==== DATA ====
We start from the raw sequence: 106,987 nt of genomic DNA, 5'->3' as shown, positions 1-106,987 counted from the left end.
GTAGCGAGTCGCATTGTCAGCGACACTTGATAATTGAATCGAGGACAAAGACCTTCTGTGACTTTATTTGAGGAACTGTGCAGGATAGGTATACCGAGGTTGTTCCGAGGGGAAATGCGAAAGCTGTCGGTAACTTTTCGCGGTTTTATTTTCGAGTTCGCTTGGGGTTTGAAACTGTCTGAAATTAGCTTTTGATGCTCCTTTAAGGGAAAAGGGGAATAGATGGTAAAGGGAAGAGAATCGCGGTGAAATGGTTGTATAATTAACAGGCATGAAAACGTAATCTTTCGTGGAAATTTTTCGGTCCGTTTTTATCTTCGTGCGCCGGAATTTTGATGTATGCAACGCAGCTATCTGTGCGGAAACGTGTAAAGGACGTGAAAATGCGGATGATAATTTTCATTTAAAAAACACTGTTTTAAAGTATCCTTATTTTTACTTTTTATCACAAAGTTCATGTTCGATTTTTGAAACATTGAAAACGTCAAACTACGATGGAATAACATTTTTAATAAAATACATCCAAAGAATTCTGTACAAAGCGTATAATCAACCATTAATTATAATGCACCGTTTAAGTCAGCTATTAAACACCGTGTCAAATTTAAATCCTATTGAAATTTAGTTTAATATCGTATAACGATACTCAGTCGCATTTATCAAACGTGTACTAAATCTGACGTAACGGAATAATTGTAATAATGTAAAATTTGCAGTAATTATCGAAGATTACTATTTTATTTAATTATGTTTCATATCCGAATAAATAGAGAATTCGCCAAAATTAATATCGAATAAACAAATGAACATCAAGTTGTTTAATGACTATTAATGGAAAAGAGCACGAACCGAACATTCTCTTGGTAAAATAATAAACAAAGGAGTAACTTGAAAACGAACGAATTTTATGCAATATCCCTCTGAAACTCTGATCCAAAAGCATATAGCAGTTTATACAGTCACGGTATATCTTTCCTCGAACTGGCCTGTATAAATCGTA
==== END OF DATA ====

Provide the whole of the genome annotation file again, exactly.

We start from the raw sequence: 106,987 nt of genomic DNA, 5'->3' as shown, positions 1-106,987 counted from the left end.
GTAGCGAGTCGCATTGTCAGCGACACTTGATAATTGAATCGAGGACAAAGACCTTCTGTGACTTTATTTGAGGAACTGTGCAGGATAGGTATACCGAGGTTGTTCCGAGGGGAAATGCGAAAGCTGTCGGTAACTTTTCGCGGTTTTATTTTCGAGTTCGCTTGGGGTTTGAAACTGTCTGAAATTAGCTTTTGATGCTCCTTTAAGGGAAAAGGGGAATAGATGGTAAAGGGAAGAGAATCGCGGTGAAATGGTTGTATAATTAACAGGCATGAAAACGTAATCTTTCGTGGAAATTTTTCGGTCCGTTTTTATCTTCGTGCGCCGGAATTTTGATGTATGCAACGCAGCTATCTGTGCGGAAACGTGTAAAGGACGTGAAAATGCGGATGATAATTTTCATTTAAAAAACACTGTTTTAAAGTATCCTTATTTTTACTTTTTATCACAAAGTTCATGTTCGATTTTTGAAACATTGAAAACGTCAAACTACGATGGAATAACATTTTTAATAAAATACATCCAAAGAATTCTGTACAAAGCGTATAATCAACCATTAATTATAATGCACCGTTTAAGTCAGCTATTAAACACCGTGTCAAATTTAAATCCTATTGAAATTTAGTTTAATATCGTATAACGATACTCAGTCGCATTTATCAAACGTGTACTAAATCTGACGTAACGGAATAATTGTAATAATGTAAAATTTGCAGTAATTATCGAAGATTACTATTTTATTTAATTATGTTTCATATCCGAATAAATAGAGAATTCGCCAAAATTAATATCGAATAAACAAATGAACATCAAGTTGTTTAATGACTATTAATGGAAAAGAGCACGAACCGAACATTCTCTTGGTAAAATAATAAACAAAGGAGTAACTTGAAAACGAACGAATTTTATGCAATATCCCTCTGAAACTCTGATCCAAAAGCATATAGCAGTTTATACAGTCACGGTATATCTTTCCTCGAACTGGCCTGTATAAATCGTA